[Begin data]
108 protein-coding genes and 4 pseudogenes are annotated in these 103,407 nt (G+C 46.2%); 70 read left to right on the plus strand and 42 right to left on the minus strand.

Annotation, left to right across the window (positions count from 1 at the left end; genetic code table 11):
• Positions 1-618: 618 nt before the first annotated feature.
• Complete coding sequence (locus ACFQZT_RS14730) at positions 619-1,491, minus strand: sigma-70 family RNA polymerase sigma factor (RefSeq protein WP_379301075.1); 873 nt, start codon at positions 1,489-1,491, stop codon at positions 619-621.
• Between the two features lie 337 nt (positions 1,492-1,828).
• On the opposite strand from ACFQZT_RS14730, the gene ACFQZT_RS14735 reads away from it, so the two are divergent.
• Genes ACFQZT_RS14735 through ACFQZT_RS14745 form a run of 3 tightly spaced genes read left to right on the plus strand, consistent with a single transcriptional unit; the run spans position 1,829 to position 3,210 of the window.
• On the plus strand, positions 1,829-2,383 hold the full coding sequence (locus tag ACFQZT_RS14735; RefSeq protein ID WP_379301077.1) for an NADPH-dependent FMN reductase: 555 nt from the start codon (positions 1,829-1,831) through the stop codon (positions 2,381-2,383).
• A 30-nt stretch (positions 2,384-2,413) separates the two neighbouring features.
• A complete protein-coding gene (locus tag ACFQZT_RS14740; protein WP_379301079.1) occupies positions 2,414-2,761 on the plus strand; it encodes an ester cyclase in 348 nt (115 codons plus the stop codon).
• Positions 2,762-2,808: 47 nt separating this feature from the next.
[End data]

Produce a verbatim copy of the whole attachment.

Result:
108 protein-coding genes and 4 pseudogenes are annotated in these 103,407 nt (G+C 46.2%); 70 read left to right on the plus strand and 42 right to left on the minus strand.

Annotation, left to right across the window (positions count from 1 at the left end; genetic code table 11):
• Positions 1-618: 618 nt before the first annotated feature.
• Complete coding sequence (locus ACFQZT_RS14730) at positions 619-1,491, minus strand: sigma-70 family RNA polymerase sigma factor (RefSeq protein WP_379301075.1); 873 nt, start codon at positions 1,489-1,491, stop codon at positions 619-621.
• Between the two features lie 337 nt (positions 1,492-1,828).
• On the opposite strand from ACFQZT_RS14730, the gene ACFQZT_RS14735 reads away from it, so the two are divergent.
• Genes ACFQZT_RS14735 through ACFQZT_RS14745 form a run of 3 tightly spaced genes read left to right on the plus strand, consistent with a single transcriptional unit; the run spans position 1,829 to position 3,210 of the window.
• On the plus strand, positions 1,829-2,383 hold the full coding sequence (locus tag ACFQZT_RS14735; RefSeq protein ID WP_379301077.1) for an NADPH-dependent FMN reductase: 555 nt from the start codon (positions 1,829-1,831) through the stop codon (positions 2,381-2,383).
• A 30-nt stretch (positions 2,384-2,413) separates the two neighbouring features.
• A complete protein-coding gene (locus tag ACFQZT_RS14740; protein WP_379301079.1) occupies positions 2,414-2,761 on the plus strand; it encodes an ester cyclase in 348 nt (115 codons plus the stop codon).
• Positions 2,762-2,808: 47 nt separating this feature from the next.